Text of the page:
Of course, there isn’t a direct equivalency. Truckers and athletes, after all, contribute some value to society, and truckers are essential workers. But with regards to baseball, we’re talking about a relatively small amount of unvaccinated people dwarfed by not only vaccinated players and personnel, and a growing number of Canadian fans who are getting vaccinated. It’s far from the most pressing issue of the times, but as a non-medical professional in Edmonton who wasn’t going to see a Blue Jays game this year either way, it seems like a pretty reasonable plan, at least.


Hitter: Santiago Espinal (1) 9 plate appearances, .444/.444/.556, 7 total bases, 2 Weighted Runs Created, 0.02 Win Probability Added, 0.05 WPA/LI

In a series where the Jays’ bats were mostly silent, Santiago Espinal was the best performer, claiming his first Best Bird. I decided against giving him the Double Take Award this time since he’s actually been well above average with the bat this year (117 wRC+) and about average throughout his two-year career (101 wRC+). For a defensively-minded singles hitter with very little power, that’s not bad at all.

Honourable Mentions: Teoscar Hernández, Danny Jansen

Pitcher: Robbie Ray (7) 7 innings, 23 batters faced, 1 hit, 0 earned runs, 11 strikeouts, 1 walk, 0.45 FIP, 89 Game Score v2, 0.36 Win Probability Added, 0.45 WPA/LI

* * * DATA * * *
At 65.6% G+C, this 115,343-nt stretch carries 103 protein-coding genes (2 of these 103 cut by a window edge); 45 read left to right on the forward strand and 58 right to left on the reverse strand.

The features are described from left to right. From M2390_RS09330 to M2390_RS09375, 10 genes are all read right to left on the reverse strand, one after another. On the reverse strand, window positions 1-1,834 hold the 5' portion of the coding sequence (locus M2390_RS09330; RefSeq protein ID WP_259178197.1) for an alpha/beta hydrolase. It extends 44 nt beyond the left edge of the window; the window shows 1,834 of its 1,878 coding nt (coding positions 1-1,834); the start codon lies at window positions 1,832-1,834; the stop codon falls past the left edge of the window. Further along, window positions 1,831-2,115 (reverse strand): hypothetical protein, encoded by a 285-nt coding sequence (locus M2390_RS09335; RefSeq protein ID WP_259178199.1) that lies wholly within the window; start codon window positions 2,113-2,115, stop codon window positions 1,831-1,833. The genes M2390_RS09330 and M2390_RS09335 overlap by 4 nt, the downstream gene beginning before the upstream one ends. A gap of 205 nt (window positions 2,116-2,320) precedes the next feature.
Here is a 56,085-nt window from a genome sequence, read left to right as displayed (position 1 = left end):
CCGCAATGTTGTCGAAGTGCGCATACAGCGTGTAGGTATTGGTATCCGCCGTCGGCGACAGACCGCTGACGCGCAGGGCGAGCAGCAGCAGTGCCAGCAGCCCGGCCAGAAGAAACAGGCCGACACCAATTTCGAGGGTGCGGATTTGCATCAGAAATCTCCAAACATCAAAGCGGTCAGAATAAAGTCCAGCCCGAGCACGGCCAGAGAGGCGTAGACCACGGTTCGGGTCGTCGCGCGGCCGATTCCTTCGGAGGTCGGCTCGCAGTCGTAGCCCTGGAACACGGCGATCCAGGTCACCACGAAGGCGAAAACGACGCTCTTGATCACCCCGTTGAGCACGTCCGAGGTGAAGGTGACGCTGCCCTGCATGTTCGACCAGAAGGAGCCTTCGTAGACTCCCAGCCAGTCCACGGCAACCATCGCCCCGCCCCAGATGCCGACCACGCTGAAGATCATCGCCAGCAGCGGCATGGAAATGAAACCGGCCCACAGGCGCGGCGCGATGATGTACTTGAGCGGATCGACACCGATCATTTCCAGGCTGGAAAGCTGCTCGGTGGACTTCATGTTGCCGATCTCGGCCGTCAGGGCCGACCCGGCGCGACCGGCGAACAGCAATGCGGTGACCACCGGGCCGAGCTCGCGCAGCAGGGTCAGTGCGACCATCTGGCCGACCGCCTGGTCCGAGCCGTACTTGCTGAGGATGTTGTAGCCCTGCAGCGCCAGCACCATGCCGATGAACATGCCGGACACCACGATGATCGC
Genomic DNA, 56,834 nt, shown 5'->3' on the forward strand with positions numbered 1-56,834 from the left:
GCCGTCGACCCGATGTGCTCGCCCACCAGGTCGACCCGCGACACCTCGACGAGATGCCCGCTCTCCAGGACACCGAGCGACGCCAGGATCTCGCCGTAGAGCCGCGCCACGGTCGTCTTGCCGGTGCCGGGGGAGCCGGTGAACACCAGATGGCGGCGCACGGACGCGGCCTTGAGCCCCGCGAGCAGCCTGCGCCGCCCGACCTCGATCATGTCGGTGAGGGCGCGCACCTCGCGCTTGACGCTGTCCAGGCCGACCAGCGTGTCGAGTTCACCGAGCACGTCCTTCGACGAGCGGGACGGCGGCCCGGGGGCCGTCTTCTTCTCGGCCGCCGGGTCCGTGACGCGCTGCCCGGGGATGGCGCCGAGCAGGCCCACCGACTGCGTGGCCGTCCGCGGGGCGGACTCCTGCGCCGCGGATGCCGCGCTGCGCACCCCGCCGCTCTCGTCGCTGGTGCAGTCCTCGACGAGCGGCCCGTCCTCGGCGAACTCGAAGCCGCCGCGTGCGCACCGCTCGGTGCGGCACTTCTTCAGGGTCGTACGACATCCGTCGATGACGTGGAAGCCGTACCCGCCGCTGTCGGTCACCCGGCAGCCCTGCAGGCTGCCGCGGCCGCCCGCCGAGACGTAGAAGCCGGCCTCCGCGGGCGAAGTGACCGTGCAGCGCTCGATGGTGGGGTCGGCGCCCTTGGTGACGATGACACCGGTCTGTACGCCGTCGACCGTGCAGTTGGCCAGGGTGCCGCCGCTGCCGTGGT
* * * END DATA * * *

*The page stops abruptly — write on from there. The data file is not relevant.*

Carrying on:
Robbie Ray had his best start of the season yet, taking a no-hitter into the seventh inning and only allowing one walk, with the only hit coming in the form of a double off the bat of Yandy Díaz. Ray re-takes the Best Bird lead for pitchers, undoubtedly being the best starting pitcher of the first 85 games for the Toronto Blue Jays.

Honourable Mentions: Trevor Richards, Alek Manoah

All-Star: Vladimir Guerrero Jr. (10) 2 plate appearances, .500/.500/2.000, 4 total bases

Yes, I’m giving one to Vladdy. Yes, the All-Star Game doesn’t matter. No, I do not care.

Vladdy’s mammoth blast and MVP win aside, the energy around the All-Star Game was truly electric this year. I usually check out about thirty minutes after the player introductions, which are always the best part of the event. But this actually felt like it was worth watching from beginning to end, from Shohei Ohtani pitching and hitting in the same All-Star Game for the first time in history, to every Blue Jay playing a part offensively or defensively, to a mic’d-up Fernando Tatís Jr. talking about Vladdy, to Vladdy taking Corbin Burnes to the moon, to that weird Shohei Ohtani anime they showed at one point.

Andrew Stoeten does the event justice in an appropriately Vlad-centric way over at the Batflip but suffice it to say that it made me excited not just for the future of the Jays, obviously, but also for the game of baseball as a whole.

One more time in Spanish to wrap us up:

Honourable Mentions: Teoscar Hernández, Marcus Semien



  1. Vladimir Guerrero Jr.- 10

  2. Bo Bichette- 5

  3. Marcus Semien- 5

  4. George Springer- 2

  5. Joe Panik- 2 (now on the Miami Marlins)

  6. Randal Grichuk- 2

  7. Santiago Espinal- 1

  8. Lourdes Gurriel Jr.- 1

  9. Cavan Biggio- 1

  10. Teoscar Hernández- 1


  1. Robbie Ray- 7

  2. Hyun Jin Ryu- 6

  3. Alek Manoah- 4

  4. Steven Matz- 4

  5. Ross Stripling- 3

  6. Julian Merryweather- 2 (60-day IL)

  7. Anthony Kay- 1

  8. Anthony Castro- 1 (sent down to Triple-A)

  9. Ryan Borucki- 1 (10-day IL)